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Lawmakers to consider bill requiring AEDs in all Georgia schools

Georgia is among the 20 states which require AEDs in schools. But the state requirement only extends to high schools.

ATLANTA — Georgia lawmakers are set to review a new bill that would require all public schools in Georgia to have an automated external defibrillator, or AED, on-site for emergencies.

Awareness around AEDs and quick response to cardiac events gained new attention following NFL safety Damar Hamlin’s on-field collapse in January 2023. Now, advocates tell 11Alive they hope that will lead to improved access to AEDs in schools across the country.

Bethany Norris’ family is among those who know the difference AED access can make. When Norris’ daughter Audrey collapsed during a middle school field day in 2021, it was the quick action of school staff and close access to an AED that doctors say saved Audrey’s life.

“Within like seconds, she had people that were on her that were checking her vitals, somebody started doing CPR,” Norris said. “Somebody else ran immediately to get the AED that was in the field house.”

Audrey had collapsed mid-run on the high school field, Norris learned. Despite screenings, the family had no indication she had an underlying heart condition.

“She has a condition called CPVT,” Norris said, “and what it does is when she gets into exercise or stress, the adrenaline that goes into her heart, it causes her to have a cardiac event.”

“She takes medicine now to control that, but before we knew she had it, she obviously was not on that medication, and she had been running cross-country. She had been doing athletics,” Norris added. “For her heart condition, that’s very common for kids to have no issues until all of a sudden it triggers.”

Dr. Jonathon Kim, a cardiologist and Associate Professor of Medicine at Emory University School of Medicine, explained that even with screenings, there will still be cases like Audrey’s that go under the radar.

“Somewhere between seven and 20,000 children per year will have a cardiac event,” Dr. Kim said. “This includes teen athletes but also children.”

When cardiac emergencies happen, time is precious, underscoring the need for CPR training and quick access to AEDs.

During a sudden cardiac arrest, every minute without CPR, the chance of survival drops by 10%, according to the American Heart Association. Prompt CPR and AED use, however, can double or even triple the chance of survival.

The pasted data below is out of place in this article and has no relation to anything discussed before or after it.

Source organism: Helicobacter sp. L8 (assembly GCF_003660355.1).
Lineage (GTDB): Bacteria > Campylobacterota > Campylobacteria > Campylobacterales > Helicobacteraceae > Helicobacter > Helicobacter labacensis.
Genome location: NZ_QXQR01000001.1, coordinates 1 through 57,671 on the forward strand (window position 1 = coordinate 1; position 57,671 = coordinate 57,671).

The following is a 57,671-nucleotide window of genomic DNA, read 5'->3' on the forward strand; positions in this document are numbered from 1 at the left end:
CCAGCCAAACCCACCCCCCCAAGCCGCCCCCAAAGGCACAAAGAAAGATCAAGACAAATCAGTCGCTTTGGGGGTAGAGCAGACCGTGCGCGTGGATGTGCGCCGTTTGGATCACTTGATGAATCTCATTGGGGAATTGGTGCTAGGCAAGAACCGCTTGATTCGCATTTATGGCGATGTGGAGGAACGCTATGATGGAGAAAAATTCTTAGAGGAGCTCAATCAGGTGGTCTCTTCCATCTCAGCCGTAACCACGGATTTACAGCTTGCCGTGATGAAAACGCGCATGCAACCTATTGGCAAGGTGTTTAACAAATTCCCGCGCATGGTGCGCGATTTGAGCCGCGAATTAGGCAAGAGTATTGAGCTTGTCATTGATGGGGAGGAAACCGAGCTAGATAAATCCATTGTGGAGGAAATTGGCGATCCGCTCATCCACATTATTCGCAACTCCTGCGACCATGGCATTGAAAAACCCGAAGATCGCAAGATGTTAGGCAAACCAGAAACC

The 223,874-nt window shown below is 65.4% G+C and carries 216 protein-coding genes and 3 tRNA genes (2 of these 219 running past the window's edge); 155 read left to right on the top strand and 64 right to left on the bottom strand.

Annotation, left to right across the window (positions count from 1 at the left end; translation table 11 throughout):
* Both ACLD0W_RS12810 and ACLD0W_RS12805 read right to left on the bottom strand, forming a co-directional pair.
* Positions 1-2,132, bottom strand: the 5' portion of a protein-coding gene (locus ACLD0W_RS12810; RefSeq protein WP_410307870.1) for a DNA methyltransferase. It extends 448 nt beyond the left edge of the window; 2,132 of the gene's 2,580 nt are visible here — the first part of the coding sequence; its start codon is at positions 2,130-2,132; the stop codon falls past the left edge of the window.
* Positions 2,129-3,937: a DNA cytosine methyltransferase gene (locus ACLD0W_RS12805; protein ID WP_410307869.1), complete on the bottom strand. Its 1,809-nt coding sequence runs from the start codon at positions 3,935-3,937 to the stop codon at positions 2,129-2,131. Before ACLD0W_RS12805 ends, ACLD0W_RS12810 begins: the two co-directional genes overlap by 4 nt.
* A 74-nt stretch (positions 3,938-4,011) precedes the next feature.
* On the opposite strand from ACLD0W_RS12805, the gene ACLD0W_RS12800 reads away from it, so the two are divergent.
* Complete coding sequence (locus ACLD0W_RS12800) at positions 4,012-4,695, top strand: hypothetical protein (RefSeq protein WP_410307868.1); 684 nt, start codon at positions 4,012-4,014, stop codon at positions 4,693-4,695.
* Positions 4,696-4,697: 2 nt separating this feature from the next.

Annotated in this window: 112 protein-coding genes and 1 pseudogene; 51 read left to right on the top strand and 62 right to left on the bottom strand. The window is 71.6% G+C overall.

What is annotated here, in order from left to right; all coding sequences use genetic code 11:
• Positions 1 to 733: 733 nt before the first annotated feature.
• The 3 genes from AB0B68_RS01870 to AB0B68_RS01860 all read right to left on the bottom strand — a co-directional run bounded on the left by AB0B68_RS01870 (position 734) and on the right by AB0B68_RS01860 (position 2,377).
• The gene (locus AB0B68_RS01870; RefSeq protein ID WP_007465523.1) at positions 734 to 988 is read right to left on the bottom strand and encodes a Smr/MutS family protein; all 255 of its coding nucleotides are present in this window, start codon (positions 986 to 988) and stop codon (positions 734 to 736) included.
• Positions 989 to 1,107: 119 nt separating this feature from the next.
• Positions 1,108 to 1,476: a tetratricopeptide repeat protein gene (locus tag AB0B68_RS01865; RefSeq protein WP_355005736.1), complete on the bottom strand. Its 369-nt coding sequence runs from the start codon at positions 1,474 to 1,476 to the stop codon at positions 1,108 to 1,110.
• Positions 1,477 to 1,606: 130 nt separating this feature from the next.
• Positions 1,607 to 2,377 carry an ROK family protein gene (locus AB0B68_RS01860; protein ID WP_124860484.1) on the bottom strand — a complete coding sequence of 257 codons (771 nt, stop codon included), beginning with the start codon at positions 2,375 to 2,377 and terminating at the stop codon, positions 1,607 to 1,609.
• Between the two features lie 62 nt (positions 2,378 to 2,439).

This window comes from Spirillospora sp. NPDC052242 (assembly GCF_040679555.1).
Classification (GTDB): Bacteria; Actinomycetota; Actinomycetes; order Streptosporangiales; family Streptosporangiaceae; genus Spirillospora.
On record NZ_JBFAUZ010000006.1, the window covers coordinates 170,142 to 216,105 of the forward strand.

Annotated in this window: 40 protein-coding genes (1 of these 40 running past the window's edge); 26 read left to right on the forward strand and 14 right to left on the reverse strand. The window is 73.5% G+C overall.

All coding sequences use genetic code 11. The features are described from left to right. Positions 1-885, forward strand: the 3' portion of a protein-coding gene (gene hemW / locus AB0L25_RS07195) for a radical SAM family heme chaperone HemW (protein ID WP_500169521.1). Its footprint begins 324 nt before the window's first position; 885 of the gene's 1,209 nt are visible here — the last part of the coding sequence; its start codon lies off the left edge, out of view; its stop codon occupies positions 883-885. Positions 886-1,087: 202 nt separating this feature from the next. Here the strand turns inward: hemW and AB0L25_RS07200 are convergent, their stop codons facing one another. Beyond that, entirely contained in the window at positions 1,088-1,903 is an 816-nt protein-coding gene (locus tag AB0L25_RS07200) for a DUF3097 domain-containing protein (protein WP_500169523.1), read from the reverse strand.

Yet, according to the AHA, only 20 states require AEDs in schools. While Georgia is among those states, current law only requires the devices in public high schools with athletic programs. HB 874, sponsored by state Representative Lee Hawkins, aims to change that by requiring all 2,288 K-12 public schools in Georgia to have at least one AED on site and be easily accessible during school hours and school functions.

The legislation also proposes AED funding (which can cost between $1,500 to $5,000 each), new requirements around emergency action plans and routine AED drills.

“Right now, a lot of schools already have this,” Rep. Hawkins told 11Alive. “But not all do. It sets up a team of teachers or administrators that would be like a ‘strike team.’ They are trained with the AEDs, and they practice two sessions a year. It’s really to standardize the training and ensure the schools have this in place.”

The American College of Cardiology and the American Heart Association are among the groups supporting such bills. State auditors estimate it could cost Georgia more than $6.8 million to supply AEDs for all public schools. Auditors did note the costs could be much lower, given some schools, including more than 400 high schools, may already have functioning AEDs.

Norris hopes Audrey’s story is a reminder that when it comes to a child’s life, no expense compares.

“Children are priceless. and if it does cost some money to get these devices, to save your students, to have that peace of mind as a parent, it is so essential,” she said.

The state House Health Committee will convene at 2 p.m. today to review the bill.

11Alive reaches out to eight metro Atlanta school districts about AED access. Bartow, Clayton, Cobb, DeKalb, Fulton, Griffin-Spaulding, Gwinnett, and Marietta City Schools all responded and confirmed AEDs are present in all  of the district’s schools.

Lawmakers to consider bill requiring AEDs in all Georgia schools
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